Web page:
Unresolved Gaps and Issues
1. Access to credit might not be that smooth Enterprises that are not involved in manufacturing, or creation of physical assets, often face difficulties in accessing credit through various channels despite being profitable. Now that the new reforms for MSMEs include both manufacturing and services enterprises, the impact remains to be seen. Increasing working capital limits can help access to credit. There is also a need to consider separate focused policy for handicraft and handlooms. The operations of a typical crafts enterprise are often not as smooth as those of a traditional manufacturing MSME, with multiple stakeholders operating across the value chain. With crafts being decentralised, a lot of artisans might get left out from availing benefits.
2. It is still a loan that has to be repaid Even though the non-collateral loans will support the enterprises in covering up for working capital and employee salaries, entrepreneurs will also be taking an additional risk of taking on another debt at a time when markets are not ready and demand is non-existent. Even for small family-based artisans with limited production capacity, debt can turn out to be a burden in the long term.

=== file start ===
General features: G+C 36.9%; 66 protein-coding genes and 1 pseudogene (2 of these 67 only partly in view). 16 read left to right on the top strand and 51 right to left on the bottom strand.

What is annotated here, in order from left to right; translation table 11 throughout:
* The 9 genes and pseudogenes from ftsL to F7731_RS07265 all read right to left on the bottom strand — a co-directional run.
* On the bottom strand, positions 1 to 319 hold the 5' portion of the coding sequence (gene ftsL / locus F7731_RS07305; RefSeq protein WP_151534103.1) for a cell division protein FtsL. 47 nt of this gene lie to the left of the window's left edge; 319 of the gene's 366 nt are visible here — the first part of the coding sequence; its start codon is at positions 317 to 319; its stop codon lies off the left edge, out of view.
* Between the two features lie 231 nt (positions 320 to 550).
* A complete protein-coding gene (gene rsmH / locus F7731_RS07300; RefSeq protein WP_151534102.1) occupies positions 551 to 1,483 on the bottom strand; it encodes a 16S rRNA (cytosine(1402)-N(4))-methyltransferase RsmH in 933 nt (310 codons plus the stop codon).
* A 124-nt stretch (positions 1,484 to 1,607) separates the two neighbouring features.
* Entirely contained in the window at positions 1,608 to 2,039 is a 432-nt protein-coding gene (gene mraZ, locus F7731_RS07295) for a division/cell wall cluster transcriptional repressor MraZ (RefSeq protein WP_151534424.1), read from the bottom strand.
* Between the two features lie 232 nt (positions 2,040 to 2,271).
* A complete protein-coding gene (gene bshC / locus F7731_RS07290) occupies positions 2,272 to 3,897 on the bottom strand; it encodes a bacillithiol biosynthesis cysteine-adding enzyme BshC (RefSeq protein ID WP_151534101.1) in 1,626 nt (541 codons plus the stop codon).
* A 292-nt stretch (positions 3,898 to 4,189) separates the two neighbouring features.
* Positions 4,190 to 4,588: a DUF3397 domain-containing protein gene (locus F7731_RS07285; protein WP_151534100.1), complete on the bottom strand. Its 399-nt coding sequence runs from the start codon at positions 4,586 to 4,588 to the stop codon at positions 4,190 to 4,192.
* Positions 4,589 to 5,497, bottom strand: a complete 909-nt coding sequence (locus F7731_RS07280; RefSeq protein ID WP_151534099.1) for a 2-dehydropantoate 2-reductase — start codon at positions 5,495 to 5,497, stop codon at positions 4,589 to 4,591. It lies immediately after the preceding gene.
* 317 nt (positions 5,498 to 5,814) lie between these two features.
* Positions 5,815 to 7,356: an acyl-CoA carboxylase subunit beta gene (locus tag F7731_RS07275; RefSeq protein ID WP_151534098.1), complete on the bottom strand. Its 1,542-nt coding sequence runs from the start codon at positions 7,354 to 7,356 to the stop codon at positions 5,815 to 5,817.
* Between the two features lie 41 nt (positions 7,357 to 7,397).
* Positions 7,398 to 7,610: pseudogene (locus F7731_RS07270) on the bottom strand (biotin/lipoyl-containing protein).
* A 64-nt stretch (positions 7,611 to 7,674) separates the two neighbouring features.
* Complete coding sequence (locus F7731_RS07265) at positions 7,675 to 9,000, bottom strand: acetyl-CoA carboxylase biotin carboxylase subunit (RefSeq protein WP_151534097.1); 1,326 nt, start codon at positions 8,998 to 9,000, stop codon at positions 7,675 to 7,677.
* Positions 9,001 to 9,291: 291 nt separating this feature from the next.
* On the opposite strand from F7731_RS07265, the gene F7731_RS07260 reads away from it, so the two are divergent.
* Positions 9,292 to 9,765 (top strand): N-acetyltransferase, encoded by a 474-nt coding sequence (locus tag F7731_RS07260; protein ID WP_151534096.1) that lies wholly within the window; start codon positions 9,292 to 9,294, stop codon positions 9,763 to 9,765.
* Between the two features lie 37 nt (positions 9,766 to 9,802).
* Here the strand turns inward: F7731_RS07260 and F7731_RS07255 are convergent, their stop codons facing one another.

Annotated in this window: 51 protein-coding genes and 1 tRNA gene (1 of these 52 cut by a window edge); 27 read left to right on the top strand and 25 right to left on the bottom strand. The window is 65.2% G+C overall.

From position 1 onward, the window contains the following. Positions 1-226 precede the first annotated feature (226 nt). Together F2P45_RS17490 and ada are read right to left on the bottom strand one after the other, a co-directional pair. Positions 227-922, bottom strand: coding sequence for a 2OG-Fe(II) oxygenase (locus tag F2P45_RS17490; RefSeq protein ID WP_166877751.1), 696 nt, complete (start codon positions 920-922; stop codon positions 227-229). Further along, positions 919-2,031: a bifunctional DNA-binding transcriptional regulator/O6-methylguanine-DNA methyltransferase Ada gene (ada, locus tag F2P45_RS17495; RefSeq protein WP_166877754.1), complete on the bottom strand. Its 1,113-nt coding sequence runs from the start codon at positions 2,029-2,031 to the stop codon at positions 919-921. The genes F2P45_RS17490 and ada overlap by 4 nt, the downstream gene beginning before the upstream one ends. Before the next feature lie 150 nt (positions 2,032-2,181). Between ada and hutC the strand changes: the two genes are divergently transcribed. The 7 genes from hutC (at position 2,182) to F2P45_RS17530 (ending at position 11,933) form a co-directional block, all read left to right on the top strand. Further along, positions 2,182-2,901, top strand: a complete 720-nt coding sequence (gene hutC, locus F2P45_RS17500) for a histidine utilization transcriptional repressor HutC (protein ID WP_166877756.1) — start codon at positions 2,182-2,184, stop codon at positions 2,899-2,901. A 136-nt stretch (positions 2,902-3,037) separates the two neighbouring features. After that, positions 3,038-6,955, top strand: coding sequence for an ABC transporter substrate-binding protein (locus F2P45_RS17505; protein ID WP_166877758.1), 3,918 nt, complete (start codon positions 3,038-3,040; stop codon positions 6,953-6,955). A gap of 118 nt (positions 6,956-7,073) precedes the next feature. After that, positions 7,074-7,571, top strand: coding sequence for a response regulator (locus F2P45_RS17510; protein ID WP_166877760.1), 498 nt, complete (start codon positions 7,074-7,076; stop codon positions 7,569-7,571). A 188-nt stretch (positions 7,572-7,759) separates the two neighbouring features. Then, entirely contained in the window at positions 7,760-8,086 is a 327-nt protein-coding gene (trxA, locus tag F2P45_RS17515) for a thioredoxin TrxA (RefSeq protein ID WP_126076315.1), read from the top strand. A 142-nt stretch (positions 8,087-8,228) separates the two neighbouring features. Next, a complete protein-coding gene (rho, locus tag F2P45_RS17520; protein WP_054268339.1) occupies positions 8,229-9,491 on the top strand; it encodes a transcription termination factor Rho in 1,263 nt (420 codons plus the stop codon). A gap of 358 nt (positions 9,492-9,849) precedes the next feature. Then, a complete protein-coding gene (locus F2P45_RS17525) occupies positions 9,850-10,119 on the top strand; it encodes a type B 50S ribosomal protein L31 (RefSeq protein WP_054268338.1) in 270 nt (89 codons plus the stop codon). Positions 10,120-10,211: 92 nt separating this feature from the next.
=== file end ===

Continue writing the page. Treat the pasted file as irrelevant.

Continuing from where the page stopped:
3. Is ecosystem ready for ‘Vocal for Local’ To create an ecosystem which can leverage ‘Vocal for Local’ for crafts, Design and Crafts Institutes and enterprises need to put dedicated efforts on two ends of the spectrum — one, towards training craftspeople to produce more of daily needs products to incentivise customers and, two, towards replacing pity with pride while positioning these products for the consumers. For institutional buyers, the mindset needs to shift from imports to local buying.
4. Incentives for Sustainable and Ethical Fashion With the emerging trend of sustainable and ethical fashion globally, artisans need to be sensitised and incentivised to shift to quality oriented and environment oriented approach and mindset. Market is big and is bound to grow. Giving artisans precise steps for production processes, and commitment of sales with higher margins, will enable enterprises to ensure higher returns to everyone in the value chain. Incubators can play a crucial role here by introducing entrepreneurs with key performance indicators, connecting them with labs / certification agencies and ironing out quality issues for changing standards.